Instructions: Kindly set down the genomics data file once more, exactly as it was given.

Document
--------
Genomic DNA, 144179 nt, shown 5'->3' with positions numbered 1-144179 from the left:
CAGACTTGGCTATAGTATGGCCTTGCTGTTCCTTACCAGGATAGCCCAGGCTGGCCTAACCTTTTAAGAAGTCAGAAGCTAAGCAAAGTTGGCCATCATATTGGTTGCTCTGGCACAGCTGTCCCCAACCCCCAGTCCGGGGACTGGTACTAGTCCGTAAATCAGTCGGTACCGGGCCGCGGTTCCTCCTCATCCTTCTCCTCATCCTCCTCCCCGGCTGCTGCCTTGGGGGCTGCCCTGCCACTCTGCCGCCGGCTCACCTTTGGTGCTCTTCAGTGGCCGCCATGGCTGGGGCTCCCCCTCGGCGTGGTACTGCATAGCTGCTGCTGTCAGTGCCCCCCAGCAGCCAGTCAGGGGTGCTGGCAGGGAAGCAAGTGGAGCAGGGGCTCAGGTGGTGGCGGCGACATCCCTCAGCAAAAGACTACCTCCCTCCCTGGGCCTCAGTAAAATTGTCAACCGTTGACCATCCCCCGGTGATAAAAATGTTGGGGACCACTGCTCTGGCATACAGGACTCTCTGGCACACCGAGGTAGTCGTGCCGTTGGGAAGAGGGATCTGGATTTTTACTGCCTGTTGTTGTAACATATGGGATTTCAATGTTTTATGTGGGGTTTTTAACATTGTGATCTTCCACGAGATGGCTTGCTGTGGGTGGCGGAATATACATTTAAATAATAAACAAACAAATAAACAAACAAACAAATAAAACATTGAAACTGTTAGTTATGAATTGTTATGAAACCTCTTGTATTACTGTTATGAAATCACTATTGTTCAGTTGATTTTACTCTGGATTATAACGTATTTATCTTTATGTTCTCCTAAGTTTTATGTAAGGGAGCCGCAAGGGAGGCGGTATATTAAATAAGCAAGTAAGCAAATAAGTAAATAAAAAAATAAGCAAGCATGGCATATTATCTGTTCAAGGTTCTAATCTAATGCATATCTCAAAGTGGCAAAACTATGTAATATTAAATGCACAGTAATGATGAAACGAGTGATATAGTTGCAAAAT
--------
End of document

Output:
Genomic DNA, 144179 nt, shown 5'->3' with positions numbered 1-144179 from the left:
CAGACTTGGCTATAGTATGGCCTTGCTGTTCCTTACCAGGATAGCCCAGGCTGGCCTAACCTTTTAAGAAGTCAGAAGCTAAGCAAAGTTGGCCATCATATTGGTTGCTCTGGCACAGCTGTCCCCAACCCCCAGTCCGGGGACTGGTACTAGTCCGTAAATCAGTCGGTACCGGGCCGCGGTTCCTCCTCATCCTTCTCCTCATCCTCCTCCCCGGCTGCTGCCTTGGGGGCTGCCCTGCCACTCTGCCGCCGGCTCACCTTTGGTGCTCTTCAGTGGCCGCCATGGCTGGGGCTCCCCCTCGGCGTGGTACTGCATAGCTGCTGCTGTCAGTGCCCCCCAGCAGCCAGTCAGGGGTGCTGGCAGGGAAGCAAGTGGAGCAGGGGCTCAGGTGGTGGCGGCGACATCCCTCAGCAAAAGACTACCTCCCTCCCTGGGCCTCAGTAAAATTGTCAACCGTTGACCATCCCCCGGTGATAAAAATGTTGGGGACCACTGCTCTGGCATACAGGACTCTCTGGCACACCGAGGTAGTCGTGCCGTTGGGAAGAGGGATCTGGATTTTTACTGCCTGTTGTTGTAACATATGGGATTTCAATGTTTTATGTGGGGTTTTTAACATTGTGATCTTCCACGAGATGGCTTGCTGTGGGTGGCGGAATATACATTTAAATAATAAACAAACAAATAAACAAACAAACAAATAAAACATTGAAACTGTTAGTTATGAATTGTTATGAAACCTCTTGTATTACTGTTATGAAATCACTATTGTTCAGTTGATTTTACTCTGGATTATAACGTATTTATCTTTATGTTCTCCTAAGTTTTATGTAAGGGAGCCGCAAGGGAGGCGGTATATTAAATAAGCAAGTAAGCAAATAAGTAAATAAAAAAATAAGCAAGCATGGCATATTATCTGTTCAAGGTTCTAATCTAATGCATATCTCAAAGTGGCAAAACTATGTAATATTAAATGCACAGTAATGATGAAACGAGTGATATAGTTGCAAAAT